Say Cheers: “Kampai!” with a frosty mug of Kirin.

Korea: Players Sports Restaurant & Lounge
25 W. 32nd St. bet Broadway & 5th Ave.; 212-868-2029
Partying in Koreatown doesn’t have to mean humiliating yourself at karaoke. At this spacious, futuristic sports lounge, the Top 40 music keeps it bumping so that the real players can show that their game is just as important as the sports events on the plasma TVs.
Say Cheers: “Chukbae” with infused soju

Poland: Club Europa
98 Meserole Ave. bet Manhattan Ave. & Lorimer St.; 718-383-5723
The small art gallery/bar downstairs is open every day but Monday. Weekends, the larger space upstairs opens up with strobe lights and smoke machines inciting mini-skirted girls, loosened up by the free drinks on “Sexy Fridays,” to form a conga line. So what if you don’t understand the DJ’s shoutouts— the heavily cologned partygoers speak the universal language of Madonna and Eminem.
Say Cheers: “Na zdrowie!” with a bottle of Zywiec beer.

Russia: Russian Vodka Room
265 W. 52nd St. bet 8th Ave. & Broadway; 212-307-5835
Think of the Russian Vodka Room as the bratty younger brother of the respectable, literary-minded Russian Samovar across the street. Although the moody piano music isn’t about to set off the kind of party you’d find in Brighton Beach, after a few shots of homemade vodka (infused with ginger, horseradish, and garlic in addition to fruits and berries) you’ll be joining the comrades at the table next to you in their endless rounds of toasts.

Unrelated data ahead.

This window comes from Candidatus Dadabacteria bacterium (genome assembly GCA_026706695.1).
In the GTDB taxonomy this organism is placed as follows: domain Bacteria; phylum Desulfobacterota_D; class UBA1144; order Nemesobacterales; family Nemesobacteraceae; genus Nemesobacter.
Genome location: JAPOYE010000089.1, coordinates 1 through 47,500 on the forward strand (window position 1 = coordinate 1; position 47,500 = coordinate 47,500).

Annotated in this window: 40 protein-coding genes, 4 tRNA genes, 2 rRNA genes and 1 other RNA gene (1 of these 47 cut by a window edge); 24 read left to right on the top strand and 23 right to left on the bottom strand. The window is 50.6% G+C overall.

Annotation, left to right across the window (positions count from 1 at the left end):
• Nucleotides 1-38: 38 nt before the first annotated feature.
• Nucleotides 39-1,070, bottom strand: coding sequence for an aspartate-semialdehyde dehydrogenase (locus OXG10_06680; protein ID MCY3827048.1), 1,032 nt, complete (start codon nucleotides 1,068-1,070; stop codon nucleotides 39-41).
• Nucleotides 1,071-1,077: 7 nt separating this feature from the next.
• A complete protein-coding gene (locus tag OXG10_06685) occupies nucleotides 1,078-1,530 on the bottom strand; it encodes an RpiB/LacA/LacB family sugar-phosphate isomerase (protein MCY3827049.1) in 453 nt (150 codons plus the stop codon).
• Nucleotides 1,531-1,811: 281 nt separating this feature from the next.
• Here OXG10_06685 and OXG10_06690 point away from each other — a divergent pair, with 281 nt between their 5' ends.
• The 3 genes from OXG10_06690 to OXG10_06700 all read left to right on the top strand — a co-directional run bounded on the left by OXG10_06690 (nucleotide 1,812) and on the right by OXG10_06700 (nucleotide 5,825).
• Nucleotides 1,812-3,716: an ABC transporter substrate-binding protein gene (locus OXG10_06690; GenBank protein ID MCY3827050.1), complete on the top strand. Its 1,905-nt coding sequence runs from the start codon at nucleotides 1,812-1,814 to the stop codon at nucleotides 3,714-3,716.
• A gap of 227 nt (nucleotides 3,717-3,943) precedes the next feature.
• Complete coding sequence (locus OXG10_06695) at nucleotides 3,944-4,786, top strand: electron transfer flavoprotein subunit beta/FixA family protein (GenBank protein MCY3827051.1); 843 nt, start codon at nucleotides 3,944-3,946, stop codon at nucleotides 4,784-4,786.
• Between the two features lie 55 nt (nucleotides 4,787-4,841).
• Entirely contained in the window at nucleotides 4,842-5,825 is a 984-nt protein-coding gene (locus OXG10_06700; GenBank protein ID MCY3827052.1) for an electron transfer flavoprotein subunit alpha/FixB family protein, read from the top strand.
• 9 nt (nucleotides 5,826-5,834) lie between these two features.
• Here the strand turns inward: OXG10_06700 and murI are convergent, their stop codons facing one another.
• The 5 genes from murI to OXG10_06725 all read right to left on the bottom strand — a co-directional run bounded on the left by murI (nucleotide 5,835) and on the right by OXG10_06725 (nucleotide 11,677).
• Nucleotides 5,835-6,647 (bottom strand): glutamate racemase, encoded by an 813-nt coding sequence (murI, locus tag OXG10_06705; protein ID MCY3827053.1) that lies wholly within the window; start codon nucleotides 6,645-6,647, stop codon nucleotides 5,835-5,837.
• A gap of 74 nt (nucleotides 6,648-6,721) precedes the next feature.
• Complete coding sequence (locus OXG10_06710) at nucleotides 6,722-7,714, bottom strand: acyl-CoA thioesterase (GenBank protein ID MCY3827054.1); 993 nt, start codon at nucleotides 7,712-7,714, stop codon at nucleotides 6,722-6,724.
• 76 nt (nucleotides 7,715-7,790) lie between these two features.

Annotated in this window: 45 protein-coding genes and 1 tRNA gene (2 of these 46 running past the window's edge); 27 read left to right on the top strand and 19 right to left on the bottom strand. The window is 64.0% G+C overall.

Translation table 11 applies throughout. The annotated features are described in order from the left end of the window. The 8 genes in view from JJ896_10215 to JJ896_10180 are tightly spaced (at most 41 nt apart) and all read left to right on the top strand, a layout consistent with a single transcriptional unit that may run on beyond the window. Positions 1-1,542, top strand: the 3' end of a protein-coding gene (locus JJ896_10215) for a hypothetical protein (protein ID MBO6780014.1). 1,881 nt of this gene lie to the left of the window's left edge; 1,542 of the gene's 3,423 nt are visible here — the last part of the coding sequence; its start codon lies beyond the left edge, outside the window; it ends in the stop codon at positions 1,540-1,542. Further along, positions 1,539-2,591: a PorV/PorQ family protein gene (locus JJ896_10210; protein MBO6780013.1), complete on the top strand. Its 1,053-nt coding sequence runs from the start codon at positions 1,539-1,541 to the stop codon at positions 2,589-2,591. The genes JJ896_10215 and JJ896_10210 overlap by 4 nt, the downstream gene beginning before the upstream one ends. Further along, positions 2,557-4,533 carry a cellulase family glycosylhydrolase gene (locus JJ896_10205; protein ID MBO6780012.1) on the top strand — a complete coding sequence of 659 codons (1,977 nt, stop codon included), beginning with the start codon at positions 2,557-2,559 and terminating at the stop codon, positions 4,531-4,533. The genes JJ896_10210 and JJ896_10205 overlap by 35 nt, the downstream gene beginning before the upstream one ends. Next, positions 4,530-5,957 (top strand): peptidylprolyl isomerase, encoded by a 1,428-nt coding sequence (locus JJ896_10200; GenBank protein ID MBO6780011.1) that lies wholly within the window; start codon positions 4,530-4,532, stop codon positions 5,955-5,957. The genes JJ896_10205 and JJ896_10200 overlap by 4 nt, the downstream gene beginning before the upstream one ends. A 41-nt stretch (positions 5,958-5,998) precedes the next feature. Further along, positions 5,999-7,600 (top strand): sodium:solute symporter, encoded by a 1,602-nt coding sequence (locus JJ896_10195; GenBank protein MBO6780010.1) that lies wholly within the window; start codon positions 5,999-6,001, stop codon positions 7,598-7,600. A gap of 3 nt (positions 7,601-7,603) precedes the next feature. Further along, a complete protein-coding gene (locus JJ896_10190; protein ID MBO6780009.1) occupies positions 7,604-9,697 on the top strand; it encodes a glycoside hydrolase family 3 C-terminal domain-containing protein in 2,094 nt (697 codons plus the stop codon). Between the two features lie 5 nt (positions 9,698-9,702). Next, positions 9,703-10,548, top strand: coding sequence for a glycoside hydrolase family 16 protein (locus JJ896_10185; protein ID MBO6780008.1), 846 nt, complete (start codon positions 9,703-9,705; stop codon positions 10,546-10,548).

Say Cheers: “Na zdorovje!” with a 20-oz. bottle of Baltika beer

Spain: La Nacional
239 W. 14th St. bet 7th & 8th Aves.; 212-243-9308
Once you’ve spotted the Spanish flag over 14th Street, you’ll know you’ve found La Nacional, the expat hang in the basement of the 100-year-old Spanish Benevolent Society. The rustic dining room serves up authentic paella and, in the delightfully shabby adjoining bar, old men (including at least one former matador) eat pinchos of tortilla and croquettes at card tables while watching Real Madrid.
Say Cheers: “Salud!” with a flute of cava sparkling wine

Ukraine: Lys Mykyta
140 2nd Ave. bet 8th & 9th Sts.; 212-614-3283
The bar adjoining the Ukrainian National Home used to be a hole-in-the-wall known only for its free popcorn, but after a Bulgarian Bar-esque makeover it now has comfy wooden booths where you can eat things like pickled hocks. The jukebox full of 80s hair bands remains.
Say Cheers:"Budmo!" with a bottle of Obolon beer

Here's to The Rest of the World...
You won't find a Vanuatuan bar even in this city, but til Oct. 15 you may find a diplomat from the South Pacific island at The Patio Cafe, the outdoor bar across from the United Nations building in Dag Hammarskjold Plaza. Any given night, dozens of languages and accents intermingle with the live jazz as men in suits debate peacekeeping strategies, or simply which foot-long hot-dog to order.